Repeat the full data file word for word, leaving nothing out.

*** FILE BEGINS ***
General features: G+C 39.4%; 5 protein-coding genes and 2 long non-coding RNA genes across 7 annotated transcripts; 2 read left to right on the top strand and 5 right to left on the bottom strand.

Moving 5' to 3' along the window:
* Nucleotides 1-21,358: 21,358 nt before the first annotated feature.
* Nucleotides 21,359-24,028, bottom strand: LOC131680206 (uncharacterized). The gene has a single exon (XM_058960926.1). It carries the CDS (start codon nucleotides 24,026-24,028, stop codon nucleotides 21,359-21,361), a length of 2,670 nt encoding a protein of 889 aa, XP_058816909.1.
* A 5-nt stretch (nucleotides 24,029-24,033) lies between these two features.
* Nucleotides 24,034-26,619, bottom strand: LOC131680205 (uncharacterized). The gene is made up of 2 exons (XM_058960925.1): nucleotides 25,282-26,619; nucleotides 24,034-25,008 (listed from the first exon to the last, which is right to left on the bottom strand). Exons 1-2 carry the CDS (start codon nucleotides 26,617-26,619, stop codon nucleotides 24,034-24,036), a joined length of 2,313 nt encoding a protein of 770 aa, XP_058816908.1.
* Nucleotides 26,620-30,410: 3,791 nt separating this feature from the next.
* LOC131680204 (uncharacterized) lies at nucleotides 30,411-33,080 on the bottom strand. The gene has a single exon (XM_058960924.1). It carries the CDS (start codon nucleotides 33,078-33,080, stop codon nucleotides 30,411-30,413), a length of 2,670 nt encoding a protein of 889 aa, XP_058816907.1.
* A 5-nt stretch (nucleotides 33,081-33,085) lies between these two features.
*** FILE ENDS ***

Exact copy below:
General features: G+C 39.4%; 5 protein-coding genes and 2 long non-coding RNA genes across 7 annotated transcripts; 2 read left to right on the top strand and 5 right to left on the bottom strand.

Moving 5' to 3' along the window:
* Nucleotides 1-21,358: 21,358 nt before the first annotated feature.
* Nucleotides 21,359-24,028, bottom strand: LOC131680206 (uncharacterized). The gene has a single exon (XM_058960926.1). It carries the CDS (start codon nucleotides 24,026-24,028, stop codon nucleotides 21,359-21,361), a length of 2,670 nt encoding a protein of 889 aa, XP_058816909.1.
* A 5-nt stretch (nucleotides 24,029-24,033) lies between these two features.
* Nucleotides 24,034-26,619, bottom strand: LOC131680205 (uncharacterized). The gene is made up of 2 exons (XM_058960925.1): nucleotides 25,282-26,619; nucleotides 24,034-25,008 (listed from the first exon to the last, which is right to left on the bottom strand). Exons 1-2 carry the CDS (start codon nucleotides 26,617-26,619, stop codon nucleotides 24,034-24,036), a joined length of 2,313 nt encoding a protein of 770 aa, XP_058816908.1.
* Nucleotides 26,620-30,410: 3,791 nt separating this feature from the next.
* LOC131680204 (uncharacterized) lies at nucleotides 30,411-33,080 on the bottom strand. The gene has a single exon (XM_058960924.1). It carries the CDS (start codon nucleotides 33,078-33,080, stop codon nucleotides 30,411-30,413), a length of 2,670 nt encoding a protein of 889 aa, XP_058816907.1.
* A 5-nt stretch (nucleotides 33,081-33,085) lies between these two features.